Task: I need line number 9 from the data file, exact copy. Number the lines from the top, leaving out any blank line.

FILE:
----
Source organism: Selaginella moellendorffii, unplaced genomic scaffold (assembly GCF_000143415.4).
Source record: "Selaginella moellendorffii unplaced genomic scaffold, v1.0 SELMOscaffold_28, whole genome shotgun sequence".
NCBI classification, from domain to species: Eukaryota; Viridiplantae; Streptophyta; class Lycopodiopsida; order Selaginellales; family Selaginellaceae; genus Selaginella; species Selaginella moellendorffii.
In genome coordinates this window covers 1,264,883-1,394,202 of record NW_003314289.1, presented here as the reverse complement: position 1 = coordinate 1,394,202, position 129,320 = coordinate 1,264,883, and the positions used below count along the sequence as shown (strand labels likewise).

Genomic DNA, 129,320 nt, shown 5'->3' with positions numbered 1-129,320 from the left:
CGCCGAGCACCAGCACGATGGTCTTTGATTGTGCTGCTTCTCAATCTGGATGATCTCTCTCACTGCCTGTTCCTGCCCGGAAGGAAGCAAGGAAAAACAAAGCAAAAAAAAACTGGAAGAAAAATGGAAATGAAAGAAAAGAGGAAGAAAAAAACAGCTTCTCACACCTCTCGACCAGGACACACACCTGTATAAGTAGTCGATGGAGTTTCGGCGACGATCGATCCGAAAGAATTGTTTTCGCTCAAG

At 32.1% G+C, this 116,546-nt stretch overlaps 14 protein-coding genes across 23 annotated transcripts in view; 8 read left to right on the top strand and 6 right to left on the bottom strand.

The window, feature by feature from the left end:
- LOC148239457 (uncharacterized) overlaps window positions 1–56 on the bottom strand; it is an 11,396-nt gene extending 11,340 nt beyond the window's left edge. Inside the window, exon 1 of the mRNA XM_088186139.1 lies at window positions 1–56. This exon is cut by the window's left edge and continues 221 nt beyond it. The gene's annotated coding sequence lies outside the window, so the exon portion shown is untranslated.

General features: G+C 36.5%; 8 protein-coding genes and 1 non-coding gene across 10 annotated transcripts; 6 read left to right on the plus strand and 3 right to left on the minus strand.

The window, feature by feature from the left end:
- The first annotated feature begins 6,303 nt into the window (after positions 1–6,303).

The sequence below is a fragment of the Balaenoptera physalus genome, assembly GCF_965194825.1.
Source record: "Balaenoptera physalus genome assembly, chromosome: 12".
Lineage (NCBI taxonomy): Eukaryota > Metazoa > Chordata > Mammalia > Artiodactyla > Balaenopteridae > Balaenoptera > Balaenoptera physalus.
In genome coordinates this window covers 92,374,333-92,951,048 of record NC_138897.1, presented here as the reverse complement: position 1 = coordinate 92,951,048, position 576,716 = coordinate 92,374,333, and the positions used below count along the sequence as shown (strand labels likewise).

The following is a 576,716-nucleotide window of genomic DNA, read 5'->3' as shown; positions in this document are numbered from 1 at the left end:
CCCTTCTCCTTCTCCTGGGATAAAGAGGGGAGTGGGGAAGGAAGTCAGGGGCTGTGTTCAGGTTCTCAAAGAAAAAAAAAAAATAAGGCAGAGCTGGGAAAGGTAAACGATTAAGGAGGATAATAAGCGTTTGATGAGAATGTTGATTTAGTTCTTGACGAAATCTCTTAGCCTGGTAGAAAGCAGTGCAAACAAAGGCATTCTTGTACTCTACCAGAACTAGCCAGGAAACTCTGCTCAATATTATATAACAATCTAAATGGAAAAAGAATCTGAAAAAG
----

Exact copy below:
- LOC148239457 (uncharacterized) overlaps window positions 1–56 on the bottom strand; it is an 11,396-nt gene extending 11,340 nt beyond the window's left edge. Inside the window, exon 1 of the mRNA XM_088186139.1 lies at window positions 1–56. This exon is cut by the window's left edge and continues 221 nt beyond it. The gene's annotated coding sequence lies outside the window, so the exon portion shown is untranslated.